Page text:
The scheme involves volunteer peer mentors linking up with prisoners at HMP Liverpool to support their release. Service users are referred to mentors by Shelter’s resettlement workers. Volunteers aim to meet with people preparing for release at least three times in the prison, and then post-release to help with things such as attending key appointments, arranging benefits and sign-posting to organisations.
The peer mentors feed information back to resettlement works and M CRC’s case managers, and typically work on issues such as: accommodation; debt and signposting to services like drug agencies and employment and training advisors.
Louise said: “We know from experience that people in custody often want to feel that the community cares. What more visible expression of that can there be than being met by volunteers, especially when many of those volunteers have themselves had similar experiences?
“Problems with Through the Gate are well documented. We don’t see peer mentors as a magic wand, but we do think that they can provide an invaluable bridge into the community so that we can genuinely offer a through the gate service.”
M CRC’s peer mentor provision recently received accreditation and already includes 40 volunteers. Three were present at the event, including a university student and two who – between them – have had several custodial sentences.
Klark Carney, peer mentor, said: “When I got out of jail there was none of this. I got given £40 and went to probation to tick a few boxes.
“I’d decided I wanted to spend no more time in jail. But after being out for a couple of days, I had nowhere to turn. I know I made my own choices, I made my own mistakes. But it’s tough when you feel there are no other opportunities.
“I’ve seen what it’s like when it doesn’t work. If I can do my bit to make that experience better for someone, that’d be fantastic.”
All volunteers receive six weeks of training, DBS screening and continued support during their period with M CRC. It is hoped each volunteer will commit to a minimum of four hours per week for six months.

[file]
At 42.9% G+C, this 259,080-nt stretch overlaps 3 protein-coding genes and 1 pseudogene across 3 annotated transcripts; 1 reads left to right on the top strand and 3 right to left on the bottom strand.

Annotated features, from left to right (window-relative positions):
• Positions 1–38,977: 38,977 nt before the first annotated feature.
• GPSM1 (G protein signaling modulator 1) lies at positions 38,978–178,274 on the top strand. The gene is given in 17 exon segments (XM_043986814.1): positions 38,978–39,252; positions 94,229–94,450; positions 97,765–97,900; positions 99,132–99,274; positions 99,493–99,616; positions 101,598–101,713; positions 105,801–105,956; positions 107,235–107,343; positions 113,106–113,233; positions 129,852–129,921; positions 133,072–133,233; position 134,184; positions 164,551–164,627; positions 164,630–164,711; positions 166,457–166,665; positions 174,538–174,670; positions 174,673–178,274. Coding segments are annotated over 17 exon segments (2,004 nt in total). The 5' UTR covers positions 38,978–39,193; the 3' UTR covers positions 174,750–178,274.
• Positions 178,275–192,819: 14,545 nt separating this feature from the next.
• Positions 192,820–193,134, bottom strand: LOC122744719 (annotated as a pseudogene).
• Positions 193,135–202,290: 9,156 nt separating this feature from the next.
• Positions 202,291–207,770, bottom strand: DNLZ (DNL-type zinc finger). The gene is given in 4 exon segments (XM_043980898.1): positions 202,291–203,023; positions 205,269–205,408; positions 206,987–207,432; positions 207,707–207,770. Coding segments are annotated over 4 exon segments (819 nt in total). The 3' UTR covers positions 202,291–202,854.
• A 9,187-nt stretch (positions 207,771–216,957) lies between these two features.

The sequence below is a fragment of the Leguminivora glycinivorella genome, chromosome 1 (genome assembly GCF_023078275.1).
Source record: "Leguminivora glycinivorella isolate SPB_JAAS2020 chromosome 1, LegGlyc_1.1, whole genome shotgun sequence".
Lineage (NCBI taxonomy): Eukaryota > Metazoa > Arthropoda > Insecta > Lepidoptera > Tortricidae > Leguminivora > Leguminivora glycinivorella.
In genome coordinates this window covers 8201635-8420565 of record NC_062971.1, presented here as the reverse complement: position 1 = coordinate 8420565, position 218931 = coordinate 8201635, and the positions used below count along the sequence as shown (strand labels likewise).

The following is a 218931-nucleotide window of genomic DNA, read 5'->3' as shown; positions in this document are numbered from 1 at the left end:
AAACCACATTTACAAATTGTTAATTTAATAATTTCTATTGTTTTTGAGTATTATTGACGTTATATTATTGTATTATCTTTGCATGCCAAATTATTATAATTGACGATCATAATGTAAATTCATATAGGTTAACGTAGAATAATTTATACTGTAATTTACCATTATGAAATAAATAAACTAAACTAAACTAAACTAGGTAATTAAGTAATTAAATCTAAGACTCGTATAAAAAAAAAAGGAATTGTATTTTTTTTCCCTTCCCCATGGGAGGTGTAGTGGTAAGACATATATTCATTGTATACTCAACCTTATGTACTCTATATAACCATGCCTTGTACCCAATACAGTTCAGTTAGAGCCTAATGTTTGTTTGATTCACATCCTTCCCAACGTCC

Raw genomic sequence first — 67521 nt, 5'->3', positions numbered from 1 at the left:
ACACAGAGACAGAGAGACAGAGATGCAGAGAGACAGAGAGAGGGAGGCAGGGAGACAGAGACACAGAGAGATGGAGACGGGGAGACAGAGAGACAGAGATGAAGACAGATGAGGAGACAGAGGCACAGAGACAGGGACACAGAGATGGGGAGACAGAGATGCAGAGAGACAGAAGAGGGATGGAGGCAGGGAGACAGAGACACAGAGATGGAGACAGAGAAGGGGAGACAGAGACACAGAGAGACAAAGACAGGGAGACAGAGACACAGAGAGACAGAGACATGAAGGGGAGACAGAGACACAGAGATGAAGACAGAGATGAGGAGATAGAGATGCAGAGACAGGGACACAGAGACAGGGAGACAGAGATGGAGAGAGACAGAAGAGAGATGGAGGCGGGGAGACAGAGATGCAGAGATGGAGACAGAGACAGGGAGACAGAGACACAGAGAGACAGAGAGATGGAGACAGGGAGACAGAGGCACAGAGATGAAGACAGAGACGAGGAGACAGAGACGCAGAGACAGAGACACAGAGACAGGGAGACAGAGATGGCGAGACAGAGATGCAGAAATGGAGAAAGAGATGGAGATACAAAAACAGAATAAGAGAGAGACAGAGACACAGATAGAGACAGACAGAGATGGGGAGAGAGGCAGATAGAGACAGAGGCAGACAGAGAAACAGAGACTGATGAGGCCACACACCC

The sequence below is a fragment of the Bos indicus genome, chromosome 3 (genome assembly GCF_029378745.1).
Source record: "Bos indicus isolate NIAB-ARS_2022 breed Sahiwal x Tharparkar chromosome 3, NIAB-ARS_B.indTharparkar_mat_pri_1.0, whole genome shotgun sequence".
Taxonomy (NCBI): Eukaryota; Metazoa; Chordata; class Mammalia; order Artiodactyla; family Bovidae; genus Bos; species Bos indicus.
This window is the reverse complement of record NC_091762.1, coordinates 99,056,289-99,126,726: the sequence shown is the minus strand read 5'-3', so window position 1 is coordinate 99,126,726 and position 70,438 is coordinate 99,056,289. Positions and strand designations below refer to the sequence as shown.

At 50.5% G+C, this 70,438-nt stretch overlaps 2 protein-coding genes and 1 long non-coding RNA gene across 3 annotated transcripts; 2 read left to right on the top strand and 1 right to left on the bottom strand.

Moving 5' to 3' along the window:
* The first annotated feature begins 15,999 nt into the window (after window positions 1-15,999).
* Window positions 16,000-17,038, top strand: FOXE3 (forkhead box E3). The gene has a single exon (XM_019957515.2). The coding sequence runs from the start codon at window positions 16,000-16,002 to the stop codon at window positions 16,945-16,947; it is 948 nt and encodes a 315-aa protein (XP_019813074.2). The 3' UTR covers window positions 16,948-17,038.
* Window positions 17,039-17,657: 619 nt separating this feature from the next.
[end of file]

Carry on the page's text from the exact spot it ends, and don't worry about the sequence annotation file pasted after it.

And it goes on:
Sharon said: “We cannot do this on our own. We all know we can only really help people with complex needs achieve successful outcomes if we all work in partnership.
“We are extremely proud of our mentors, they are amazing people, but we also know many other organisations have excellent volunteer schemes too and we are keen to create a vibrant network.
“Ultimately we all have the same aim: to enhance the service for our service users.”
Helen talks about probation’s support
Helen Gray has praised probation for helping her come to terms with her bi-polar condition and to quit alcohol.
The 38-year-old, from Liverpool, is supervised by the Merseyside Community Rehabilitation Company (M CRC) having being sentenced to probation for slashing tyres on an ex-boyfriend’s car.
Helen (pictured left) is one of scores of women supported by the Women’s Turnaround Centre, in Kirkdale. Like many of the attendees, Helen participates in extra courses on a voluntary basis over and above those that her sentence requires her to complete.
She is supervised by M CRC’s probation case manager Jo Wharton (pictured right). She also attends the Alcohol Recovery Centre (ARC) every Friday and a coffee morning hosted at the Turnaround centre every Wednesday, among other groups.
Helen said: “Alcohol sends me over the edge. Every time I’ve ended up in custody it’s been because I got drunk and lost control.
“Probation has helped me look at what causes me to drink, how to train my mind to think of different ways to cope.
“Alcohol messes with my medication. It may make me feel better for a bit, but when I lose control I either end up in trouble or with a terrible hangover that makes me feel worse and even more depressed.”